AMES, Iowa — Before the Iowa State University academic year begins, ISU and City of Ames staff are visiting students living off-campus to talk about what it means to be a good neighbor.
Iowa State’s Office of Student Conduct and Dean of Students Office partnered with the City of Ames’ inspection division and planning and police departments in 2019 to create the Good Neighbor campaign.
Five teams of ISU and City of Ames staff walk door to door through neighborhoods near campus to build relationships with student residents and talk about hosting gatherings and understanding city ordinances and regulations.
Now in its second year (the campaign was paused in 2020 due to the pandemic), teams canvassed neighborhoods south and west of the Campustown area on Wednesday, Aug. 18, with a goal to reach approximately 250 to 300 residences. Iowa State’s first day of classes is Monday, Aug. 23.
They focus on this specific area of Ames (rather than apartment complexes or residence halls) as it includes students living in neighborhoods with a variety of Ames residents – other students, older residents, families with children, etc.
“Specifically going to off-campus neighborhoods to interact with students is not something the university has done in the past,” said Joel Hochstein, assistant director of the Office of Student Conduct. “We’re being proactive because we know students want to engage and be social, and we want them to socialize in safe ways that don’t harm themselves or others and don’t disrupt their neighborhoods.”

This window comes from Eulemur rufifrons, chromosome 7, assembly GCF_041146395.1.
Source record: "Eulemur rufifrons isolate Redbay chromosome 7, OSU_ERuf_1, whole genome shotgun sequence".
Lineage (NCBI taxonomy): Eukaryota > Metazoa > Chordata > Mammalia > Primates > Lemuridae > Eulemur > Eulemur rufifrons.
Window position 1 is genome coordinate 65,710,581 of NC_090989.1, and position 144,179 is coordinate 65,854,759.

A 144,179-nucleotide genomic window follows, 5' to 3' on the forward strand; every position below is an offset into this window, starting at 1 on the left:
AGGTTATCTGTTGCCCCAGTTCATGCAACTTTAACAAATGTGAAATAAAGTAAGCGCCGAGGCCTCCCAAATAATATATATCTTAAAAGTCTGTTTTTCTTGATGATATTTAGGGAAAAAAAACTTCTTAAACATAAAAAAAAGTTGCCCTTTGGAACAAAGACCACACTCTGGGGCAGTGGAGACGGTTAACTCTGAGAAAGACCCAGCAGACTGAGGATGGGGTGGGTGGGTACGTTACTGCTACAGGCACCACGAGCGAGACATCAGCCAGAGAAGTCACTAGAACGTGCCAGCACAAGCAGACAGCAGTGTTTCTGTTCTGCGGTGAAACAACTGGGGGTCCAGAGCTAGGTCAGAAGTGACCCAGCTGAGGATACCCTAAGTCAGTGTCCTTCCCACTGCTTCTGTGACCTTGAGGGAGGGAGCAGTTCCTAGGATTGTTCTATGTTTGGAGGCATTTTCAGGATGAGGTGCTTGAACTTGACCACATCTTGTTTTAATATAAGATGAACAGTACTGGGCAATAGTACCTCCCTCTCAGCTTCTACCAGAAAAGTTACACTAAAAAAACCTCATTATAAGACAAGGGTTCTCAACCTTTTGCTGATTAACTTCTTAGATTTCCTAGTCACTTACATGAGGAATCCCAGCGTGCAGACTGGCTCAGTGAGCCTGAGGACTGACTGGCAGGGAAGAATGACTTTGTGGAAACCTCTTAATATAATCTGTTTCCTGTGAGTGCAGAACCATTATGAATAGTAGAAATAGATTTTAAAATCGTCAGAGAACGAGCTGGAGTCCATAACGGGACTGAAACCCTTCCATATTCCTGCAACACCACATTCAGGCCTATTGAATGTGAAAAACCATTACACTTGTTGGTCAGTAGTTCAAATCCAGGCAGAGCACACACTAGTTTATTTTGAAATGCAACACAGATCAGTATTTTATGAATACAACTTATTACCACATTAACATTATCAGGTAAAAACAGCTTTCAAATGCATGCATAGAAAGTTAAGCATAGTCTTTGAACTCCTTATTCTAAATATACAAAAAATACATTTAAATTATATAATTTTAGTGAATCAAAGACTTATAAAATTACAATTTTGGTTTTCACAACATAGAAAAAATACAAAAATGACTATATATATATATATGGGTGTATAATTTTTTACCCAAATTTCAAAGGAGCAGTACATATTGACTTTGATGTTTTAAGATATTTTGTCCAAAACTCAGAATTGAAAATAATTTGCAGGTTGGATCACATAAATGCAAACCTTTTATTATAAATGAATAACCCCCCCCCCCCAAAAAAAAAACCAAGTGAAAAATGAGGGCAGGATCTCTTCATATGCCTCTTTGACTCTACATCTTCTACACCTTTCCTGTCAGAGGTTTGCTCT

The goals are to educate residents and welcome them to (or back to) the neighborhood through quick conversations and totes that include a Good Neighbor guide, event planning guide, information on Iowa State’s fall COVID-19 vaccination clinics, information on City of Ames housing, inspection and fire ordinances, and information from the ISU Dean of Students Office and Office of Student Conduct.
“Our students are infused throughout many neighborhoods,” said Toyia Younger, senior vice president for student affairs. “It’s not uncommon to see two or three houses of students next to a house of a faculty member or a family.
“This is all about community and partnership. It’s another opportunity to share what it means to be part of the ISU community.”
Kurt Kruger, Ames Police Department community resource officer, says these short conversations and introductions between neighbors can make a major difference later on if issues arise.
“It’s best if we can get people back to talking to one another rather than immediately calling the police or landlord if they don’t like something their neighbor is doing,” he said. “Sure, students might be here only a few years, but we don’t think of them as just students; they’re part of our community.”